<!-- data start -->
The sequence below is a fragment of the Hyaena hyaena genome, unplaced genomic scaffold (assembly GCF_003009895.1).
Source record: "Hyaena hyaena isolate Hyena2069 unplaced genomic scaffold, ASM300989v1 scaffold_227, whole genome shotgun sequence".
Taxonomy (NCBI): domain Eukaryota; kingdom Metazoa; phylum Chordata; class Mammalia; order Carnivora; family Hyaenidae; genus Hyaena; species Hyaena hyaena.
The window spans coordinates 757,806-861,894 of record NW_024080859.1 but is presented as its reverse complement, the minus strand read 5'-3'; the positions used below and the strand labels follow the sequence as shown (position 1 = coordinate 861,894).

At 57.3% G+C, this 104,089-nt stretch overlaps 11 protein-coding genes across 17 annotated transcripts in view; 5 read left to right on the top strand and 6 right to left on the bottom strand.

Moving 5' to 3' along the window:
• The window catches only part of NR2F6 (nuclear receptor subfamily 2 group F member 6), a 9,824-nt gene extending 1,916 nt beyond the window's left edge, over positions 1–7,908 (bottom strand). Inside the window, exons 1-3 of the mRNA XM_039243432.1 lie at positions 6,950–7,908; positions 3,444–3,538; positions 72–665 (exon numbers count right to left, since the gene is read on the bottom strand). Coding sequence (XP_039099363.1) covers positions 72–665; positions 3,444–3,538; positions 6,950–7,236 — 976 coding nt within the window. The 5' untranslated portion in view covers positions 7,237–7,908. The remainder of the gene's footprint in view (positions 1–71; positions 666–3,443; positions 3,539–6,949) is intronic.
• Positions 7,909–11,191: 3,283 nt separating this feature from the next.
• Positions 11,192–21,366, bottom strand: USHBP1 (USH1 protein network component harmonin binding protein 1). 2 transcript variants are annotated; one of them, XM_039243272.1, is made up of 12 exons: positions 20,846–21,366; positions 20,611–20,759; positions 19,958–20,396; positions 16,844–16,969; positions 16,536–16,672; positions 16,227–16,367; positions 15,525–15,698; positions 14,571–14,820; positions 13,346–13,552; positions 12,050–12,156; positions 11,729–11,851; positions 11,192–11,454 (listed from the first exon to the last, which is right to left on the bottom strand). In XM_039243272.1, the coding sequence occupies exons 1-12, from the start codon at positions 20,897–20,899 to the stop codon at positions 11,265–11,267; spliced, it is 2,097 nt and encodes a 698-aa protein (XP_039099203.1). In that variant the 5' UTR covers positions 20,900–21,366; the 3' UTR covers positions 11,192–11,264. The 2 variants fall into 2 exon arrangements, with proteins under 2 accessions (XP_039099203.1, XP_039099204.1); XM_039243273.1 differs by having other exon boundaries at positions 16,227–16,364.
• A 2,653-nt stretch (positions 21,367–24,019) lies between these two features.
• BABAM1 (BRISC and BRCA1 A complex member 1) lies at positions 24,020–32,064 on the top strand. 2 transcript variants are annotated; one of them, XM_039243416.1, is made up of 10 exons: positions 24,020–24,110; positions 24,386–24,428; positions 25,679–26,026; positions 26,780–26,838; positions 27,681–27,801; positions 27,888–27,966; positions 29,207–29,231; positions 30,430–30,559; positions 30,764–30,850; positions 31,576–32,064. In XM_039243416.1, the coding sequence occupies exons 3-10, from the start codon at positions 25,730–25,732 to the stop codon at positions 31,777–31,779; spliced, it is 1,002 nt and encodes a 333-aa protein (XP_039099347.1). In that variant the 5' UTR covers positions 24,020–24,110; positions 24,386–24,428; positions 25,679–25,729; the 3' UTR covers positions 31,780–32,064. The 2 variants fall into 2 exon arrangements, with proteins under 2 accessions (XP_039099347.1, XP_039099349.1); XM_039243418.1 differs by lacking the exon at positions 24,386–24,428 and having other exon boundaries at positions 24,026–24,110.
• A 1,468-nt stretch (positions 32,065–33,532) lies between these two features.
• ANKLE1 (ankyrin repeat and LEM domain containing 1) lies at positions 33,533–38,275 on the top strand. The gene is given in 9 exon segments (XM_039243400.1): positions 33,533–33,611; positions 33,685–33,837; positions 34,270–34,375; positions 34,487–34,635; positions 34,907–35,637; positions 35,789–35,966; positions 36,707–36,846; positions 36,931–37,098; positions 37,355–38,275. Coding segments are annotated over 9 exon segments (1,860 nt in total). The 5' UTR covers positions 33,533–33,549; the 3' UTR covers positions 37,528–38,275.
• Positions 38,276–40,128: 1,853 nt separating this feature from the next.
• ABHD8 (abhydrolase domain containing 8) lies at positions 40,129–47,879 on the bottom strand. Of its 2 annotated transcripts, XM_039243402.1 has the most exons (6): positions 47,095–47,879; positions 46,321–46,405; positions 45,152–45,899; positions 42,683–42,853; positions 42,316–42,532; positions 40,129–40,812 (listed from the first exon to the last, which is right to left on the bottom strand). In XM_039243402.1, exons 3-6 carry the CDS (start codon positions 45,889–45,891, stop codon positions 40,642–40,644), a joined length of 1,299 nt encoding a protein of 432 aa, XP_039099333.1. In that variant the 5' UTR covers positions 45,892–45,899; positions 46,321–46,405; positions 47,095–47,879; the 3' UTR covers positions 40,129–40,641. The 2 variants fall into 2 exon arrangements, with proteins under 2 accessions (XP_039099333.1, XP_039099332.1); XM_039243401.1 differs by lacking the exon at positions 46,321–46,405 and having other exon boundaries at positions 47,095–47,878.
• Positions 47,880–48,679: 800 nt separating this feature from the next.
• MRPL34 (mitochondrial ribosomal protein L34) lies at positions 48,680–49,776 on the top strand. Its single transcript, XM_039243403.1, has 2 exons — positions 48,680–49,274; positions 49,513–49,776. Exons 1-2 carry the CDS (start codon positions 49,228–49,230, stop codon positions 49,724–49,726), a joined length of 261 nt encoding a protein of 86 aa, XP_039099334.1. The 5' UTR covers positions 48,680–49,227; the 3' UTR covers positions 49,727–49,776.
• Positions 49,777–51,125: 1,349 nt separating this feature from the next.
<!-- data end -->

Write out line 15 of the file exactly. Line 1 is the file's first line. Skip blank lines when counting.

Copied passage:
• ABHD8 (abhydrolase domain containing 8) lies at positions 40,129–47,879 on the bottom strand. Of its 2 annotated transcripts, XM_039243402.1 has the most exons (6): positions 47,095–47,879; positions 46,321–46,405; positions 45,152–45,899; positions 42,683–42,853; positions 42,316–42,532; positions 40,129–40,812 (listed from the first exon to the last, which is right to left on the bottom strand). In XM_039243402.1, exons 3-6 carry the CDS (start codon positions 45,889–45,891, stop codon positions 40,642–40,644), a joined length of 1,299 nt encoding a protein of 432 aa, XP_039099333.1. In that variant the 5' UTR covers positions 45,892–45,899; positions 46,321–46,405; positions 47,095–47,879; the 3' UTR covers positions 40,129–40,641. The 2 variants fall into 2 exon arrangements, with proteins under 2 accessions (XP_039099333.1, XP_039099332.1); XM_039243401.1 differs by lacking the exon at positions 46,321–46,405 and having other exon boundaries at positions 47,095–47,878.